I like to not think of stage fright at all before coming to stage, just go out there and do your thing, don't be monotone, instead entertain your audience, be charismatic and don't fear failure, be in a headspace where you really don't care what will happen and it will get easier. Also prepare for your speech and you won't have to worry about forgetting something or getting lost in your speech.
11/05/2015 • 
 2 Responses
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Avatar for Meagan Freeman
Meagan Freeman
I have fears of stage fright but not on stage I have fears on the soccer field or in classes is that considered stage fright??
11/12/2015 • 
 2 Responses
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Avatar for Kali S
I would take deep breaths to calm my nerves, I would also think about other things to occupy my brain, and distract it from the nerve racking situation.
11/12/2015 • 
 0 Responses
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Avatar for Sarah Bankhead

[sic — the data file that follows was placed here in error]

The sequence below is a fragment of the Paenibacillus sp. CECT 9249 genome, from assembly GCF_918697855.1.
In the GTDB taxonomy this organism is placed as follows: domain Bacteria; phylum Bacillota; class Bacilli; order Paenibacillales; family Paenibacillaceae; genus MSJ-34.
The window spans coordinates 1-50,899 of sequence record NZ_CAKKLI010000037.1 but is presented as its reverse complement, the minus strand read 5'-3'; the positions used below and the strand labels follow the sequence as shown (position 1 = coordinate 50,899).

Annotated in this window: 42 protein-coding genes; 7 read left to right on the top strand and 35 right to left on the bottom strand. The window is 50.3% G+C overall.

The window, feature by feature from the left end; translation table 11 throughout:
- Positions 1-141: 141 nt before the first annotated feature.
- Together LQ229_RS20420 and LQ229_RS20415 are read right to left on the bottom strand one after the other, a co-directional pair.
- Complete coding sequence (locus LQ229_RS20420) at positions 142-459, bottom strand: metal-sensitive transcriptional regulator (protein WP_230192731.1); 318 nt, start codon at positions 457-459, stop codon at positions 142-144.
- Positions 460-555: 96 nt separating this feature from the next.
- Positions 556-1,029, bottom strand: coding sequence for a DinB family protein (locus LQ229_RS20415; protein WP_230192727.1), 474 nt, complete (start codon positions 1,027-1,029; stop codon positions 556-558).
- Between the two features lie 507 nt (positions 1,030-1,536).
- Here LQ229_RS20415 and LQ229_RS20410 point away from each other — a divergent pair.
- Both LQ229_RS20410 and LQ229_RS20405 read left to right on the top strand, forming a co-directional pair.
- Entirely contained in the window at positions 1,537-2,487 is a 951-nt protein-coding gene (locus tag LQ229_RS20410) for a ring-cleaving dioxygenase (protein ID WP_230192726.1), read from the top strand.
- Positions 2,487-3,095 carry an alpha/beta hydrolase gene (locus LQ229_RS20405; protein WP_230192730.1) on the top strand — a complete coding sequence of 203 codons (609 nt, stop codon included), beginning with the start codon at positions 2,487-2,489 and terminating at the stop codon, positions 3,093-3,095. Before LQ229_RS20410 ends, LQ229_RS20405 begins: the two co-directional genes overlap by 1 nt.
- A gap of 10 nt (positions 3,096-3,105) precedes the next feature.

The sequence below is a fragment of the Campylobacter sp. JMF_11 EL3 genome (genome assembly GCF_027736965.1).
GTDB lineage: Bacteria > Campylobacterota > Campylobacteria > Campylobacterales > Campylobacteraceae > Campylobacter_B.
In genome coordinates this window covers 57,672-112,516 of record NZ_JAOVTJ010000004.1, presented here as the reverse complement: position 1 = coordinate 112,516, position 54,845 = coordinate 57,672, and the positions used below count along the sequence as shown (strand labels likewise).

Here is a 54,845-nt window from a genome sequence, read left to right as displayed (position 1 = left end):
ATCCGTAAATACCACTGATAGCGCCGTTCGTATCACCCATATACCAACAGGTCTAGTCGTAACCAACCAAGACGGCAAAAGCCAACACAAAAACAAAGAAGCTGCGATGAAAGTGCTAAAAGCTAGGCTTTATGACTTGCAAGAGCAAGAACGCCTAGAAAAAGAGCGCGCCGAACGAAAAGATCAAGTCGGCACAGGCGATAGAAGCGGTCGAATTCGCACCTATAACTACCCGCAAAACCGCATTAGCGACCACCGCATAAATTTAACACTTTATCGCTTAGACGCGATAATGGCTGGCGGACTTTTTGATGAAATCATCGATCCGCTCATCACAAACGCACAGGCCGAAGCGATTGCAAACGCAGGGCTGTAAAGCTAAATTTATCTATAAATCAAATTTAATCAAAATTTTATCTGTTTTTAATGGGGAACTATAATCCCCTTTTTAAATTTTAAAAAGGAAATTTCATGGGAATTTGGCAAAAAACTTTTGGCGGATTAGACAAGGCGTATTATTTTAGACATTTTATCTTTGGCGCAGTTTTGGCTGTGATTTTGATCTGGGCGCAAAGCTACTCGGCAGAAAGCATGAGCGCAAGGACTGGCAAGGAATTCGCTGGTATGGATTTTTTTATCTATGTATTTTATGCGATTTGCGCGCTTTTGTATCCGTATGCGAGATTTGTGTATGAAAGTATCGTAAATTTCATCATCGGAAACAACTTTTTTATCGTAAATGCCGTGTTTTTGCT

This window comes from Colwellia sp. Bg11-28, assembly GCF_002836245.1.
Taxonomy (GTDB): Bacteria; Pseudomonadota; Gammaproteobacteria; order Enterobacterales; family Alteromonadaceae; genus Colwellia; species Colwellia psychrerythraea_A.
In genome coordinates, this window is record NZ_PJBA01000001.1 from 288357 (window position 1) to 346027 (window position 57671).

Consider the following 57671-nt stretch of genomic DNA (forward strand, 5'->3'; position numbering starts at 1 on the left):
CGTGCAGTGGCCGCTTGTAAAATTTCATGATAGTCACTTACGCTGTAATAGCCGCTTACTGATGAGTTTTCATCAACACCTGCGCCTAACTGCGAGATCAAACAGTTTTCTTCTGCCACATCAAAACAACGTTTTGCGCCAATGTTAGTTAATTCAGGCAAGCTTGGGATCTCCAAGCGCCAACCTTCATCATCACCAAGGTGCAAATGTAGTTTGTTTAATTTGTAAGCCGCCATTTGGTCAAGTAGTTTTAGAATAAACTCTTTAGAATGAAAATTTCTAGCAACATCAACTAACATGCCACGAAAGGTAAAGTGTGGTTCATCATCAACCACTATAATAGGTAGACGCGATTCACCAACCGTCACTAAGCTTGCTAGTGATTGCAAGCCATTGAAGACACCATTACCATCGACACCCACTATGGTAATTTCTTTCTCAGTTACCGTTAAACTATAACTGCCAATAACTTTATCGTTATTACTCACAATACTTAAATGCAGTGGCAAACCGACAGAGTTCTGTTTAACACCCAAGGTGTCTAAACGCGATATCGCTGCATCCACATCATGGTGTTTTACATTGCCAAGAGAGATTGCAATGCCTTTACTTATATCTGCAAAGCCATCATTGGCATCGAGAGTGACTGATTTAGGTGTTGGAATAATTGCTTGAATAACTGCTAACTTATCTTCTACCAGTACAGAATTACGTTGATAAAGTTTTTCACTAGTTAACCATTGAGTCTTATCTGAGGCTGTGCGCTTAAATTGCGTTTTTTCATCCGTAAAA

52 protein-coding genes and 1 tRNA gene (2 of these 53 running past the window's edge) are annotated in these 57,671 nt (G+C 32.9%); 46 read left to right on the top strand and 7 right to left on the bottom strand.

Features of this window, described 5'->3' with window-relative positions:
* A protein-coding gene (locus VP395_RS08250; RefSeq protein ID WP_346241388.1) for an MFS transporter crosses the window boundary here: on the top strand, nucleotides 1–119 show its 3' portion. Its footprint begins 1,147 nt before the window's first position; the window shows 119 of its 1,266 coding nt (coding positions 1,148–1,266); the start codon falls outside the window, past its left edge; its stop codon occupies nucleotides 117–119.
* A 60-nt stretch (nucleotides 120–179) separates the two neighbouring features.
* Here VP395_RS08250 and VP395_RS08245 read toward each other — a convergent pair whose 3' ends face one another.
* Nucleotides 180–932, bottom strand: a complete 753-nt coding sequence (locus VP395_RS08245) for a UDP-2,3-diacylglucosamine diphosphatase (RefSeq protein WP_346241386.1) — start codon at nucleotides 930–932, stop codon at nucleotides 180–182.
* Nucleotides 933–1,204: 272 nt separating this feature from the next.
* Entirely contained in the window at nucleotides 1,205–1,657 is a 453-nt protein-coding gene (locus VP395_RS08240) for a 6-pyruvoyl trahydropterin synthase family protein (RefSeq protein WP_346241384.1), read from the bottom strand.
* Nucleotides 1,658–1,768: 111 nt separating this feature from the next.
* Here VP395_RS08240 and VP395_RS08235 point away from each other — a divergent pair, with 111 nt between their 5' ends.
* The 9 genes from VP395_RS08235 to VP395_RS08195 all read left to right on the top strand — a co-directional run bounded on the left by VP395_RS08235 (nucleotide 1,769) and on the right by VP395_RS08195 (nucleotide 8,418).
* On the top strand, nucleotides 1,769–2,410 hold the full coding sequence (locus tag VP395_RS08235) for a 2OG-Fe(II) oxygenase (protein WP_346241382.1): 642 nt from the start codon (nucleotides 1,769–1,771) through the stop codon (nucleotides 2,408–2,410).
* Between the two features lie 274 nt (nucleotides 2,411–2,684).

Sarah Bankhead
My favorite ways are to play games or talk with friends. Another way is just not paying attention and looking straight to the back and not look at people.
11/12/2015 • 
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Avatar for seth nitze
06/20/2016 • 
 1 Response
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Avatar for peyton mihalek
08/03/2016 • 
 23 Responses
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Avatar for Brynn Erickson
I did a school play and practicing the breathing technique really helped me before the play. Another way to help prevent stage fright is to pretend you are talking to your pets, it works for me.
09/21/2016 • 
 2 Responses
 / 2 Updates
Avatar for safiyh hammad
What if you're afraid to make mistakes on stage what is the solution?
10/16/2016 • 
 1 Response
 / 1 Updates
Avatar for Adam Ericsson
09/13/2017 • 
 260 Responses
 / 260 Updates
Avatar for Amanda Bensen
Amanda Bensen
When I was in second grade at Lincoln Elementary School in Watertown South Dakota. I sang a song for the christmas talent show, I was forced to sing a song I didn't want to sing. It is now forever on the Elementary website. (the horror) My mom and I watch it every once in a while. (don't go looking for it, it's horrible)